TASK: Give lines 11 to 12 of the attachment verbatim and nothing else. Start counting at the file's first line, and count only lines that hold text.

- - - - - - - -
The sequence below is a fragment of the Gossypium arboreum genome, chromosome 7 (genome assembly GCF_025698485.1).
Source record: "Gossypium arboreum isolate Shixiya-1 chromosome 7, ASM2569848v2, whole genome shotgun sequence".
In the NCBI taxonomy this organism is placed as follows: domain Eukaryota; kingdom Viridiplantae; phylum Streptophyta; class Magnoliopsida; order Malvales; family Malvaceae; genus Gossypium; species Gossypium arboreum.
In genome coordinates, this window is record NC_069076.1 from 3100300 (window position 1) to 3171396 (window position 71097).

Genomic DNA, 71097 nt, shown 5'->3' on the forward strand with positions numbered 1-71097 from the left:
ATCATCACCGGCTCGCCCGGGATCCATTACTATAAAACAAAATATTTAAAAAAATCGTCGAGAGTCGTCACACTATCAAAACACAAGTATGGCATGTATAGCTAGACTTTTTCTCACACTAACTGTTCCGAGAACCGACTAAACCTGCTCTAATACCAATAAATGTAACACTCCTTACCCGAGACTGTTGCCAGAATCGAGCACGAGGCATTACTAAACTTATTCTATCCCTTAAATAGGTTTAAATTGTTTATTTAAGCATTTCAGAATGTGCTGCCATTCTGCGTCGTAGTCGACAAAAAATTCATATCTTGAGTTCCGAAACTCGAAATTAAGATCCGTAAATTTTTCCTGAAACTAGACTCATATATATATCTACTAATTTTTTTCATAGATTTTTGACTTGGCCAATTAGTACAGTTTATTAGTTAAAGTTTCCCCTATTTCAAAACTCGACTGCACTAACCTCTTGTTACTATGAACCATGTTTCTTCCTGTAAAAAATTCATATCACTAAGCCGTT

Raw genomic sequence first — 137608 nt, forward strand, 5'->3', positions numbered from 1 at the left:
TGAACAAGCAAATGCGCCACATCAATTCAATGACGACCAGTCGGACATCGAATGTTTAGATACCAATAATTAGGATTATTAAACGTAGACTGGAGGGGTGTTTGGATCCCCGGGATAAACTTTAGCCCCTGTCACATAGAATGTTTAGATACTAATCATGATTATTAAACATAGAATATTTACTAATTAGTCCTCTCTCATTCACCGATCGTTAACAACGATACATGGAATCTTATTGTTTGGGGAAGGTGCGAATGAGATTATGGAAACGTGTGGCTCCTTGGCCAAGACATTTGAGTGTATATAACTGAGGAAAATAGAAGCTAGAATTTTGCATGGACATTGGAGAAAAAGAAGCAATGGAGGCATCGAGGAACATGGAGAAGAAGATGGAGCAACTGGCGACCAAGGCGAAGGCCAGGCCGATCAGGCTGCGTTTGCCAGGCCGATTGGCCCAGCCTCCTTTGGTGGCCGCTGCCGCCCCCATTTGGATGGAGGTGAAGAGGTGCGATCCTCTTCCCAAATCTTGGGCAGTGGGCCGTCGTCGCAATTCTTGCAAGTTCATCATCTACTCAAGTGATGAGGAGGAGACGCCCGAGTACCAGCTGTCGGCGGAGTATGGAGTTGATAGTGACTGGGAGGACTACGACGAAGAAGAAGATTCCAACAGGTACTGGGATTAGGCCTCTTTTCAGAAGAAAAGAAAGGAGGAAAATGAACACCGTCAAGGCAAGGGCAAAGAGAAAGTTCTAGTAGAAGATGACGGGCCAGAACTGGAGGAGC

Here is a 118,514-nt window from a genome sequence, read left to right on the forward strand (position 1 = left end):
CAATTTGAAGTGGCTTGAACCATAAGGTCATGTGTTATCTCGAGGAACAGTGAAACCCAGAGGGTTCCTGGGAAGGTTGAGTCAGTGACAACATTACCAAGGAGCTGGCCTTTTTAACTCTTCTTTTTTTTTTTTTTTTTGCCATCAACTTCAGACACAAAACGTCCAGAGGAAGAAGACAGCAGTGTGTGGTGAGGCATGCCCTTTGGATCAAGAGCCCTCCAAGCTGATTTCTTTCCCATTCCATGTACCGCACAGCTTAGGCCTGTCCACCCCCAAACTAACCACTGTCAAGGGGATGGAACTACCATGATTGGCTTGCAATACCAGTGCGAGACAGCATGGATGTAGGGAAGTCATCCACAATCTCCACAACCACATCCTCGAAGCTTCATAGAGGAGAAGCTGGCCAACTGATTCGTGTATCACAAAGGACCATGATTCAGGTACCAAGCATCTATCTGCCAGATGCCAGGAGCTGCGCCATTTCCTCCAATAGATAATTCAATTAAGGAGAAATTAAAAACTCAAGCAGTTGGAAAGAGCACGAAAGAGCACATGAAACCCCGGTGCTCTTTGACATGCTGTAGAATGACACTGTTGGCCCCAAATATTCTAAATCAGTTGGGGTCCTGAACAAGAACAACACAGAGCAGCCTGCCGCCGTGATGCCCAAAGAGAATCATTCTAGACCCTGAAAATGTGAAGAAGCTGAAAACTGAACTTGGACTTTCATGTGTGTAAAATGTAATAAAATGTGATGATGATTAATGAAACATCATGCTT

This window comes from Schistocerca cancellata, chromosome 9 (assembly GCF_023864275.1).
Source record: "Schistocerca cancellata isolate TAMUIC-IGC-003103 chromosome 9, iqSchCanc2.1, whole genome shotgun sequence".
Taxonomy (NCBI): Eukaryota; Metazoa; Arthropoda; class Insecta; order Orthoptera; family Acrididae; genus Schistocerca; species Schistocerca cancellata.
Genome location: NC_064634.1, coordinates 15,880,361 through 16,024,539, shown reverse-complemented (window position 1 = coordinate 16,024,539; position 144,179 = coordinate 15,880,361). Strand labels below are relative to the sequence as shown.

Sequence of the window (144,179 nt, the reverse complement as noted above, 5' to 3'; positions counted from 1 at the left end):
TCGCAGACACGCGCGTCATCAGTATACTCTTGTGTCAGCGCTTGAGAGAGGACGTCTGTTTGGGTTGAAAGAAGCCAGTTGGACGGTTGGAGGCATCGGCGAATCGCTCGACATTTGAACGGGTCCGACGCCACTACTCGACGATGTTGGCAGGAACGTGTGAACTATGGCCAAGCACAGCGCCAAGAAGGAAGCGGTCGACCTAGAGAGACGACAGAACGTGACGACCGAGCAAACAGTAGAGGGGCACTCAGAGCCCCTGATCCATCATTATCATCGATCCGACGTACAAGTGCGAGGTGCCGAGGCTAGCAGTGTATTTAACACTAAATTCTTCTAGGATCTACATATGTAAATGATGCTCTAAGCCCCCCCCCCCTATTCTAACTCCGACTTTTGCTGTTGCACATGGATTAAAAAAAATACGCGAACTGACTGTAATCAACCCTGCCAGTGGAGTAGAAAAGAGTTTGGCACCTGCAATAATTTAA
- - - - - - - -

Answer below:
This window comes from Schistocerca cancellata, chromosome 9 (assembly GCF_023864275.1).
Source record: "Schistocerca cancellata isolate TAMUIC-IGC-003103 chromosome 9, iqSchCanc2.1, whole genome shotgun sequence".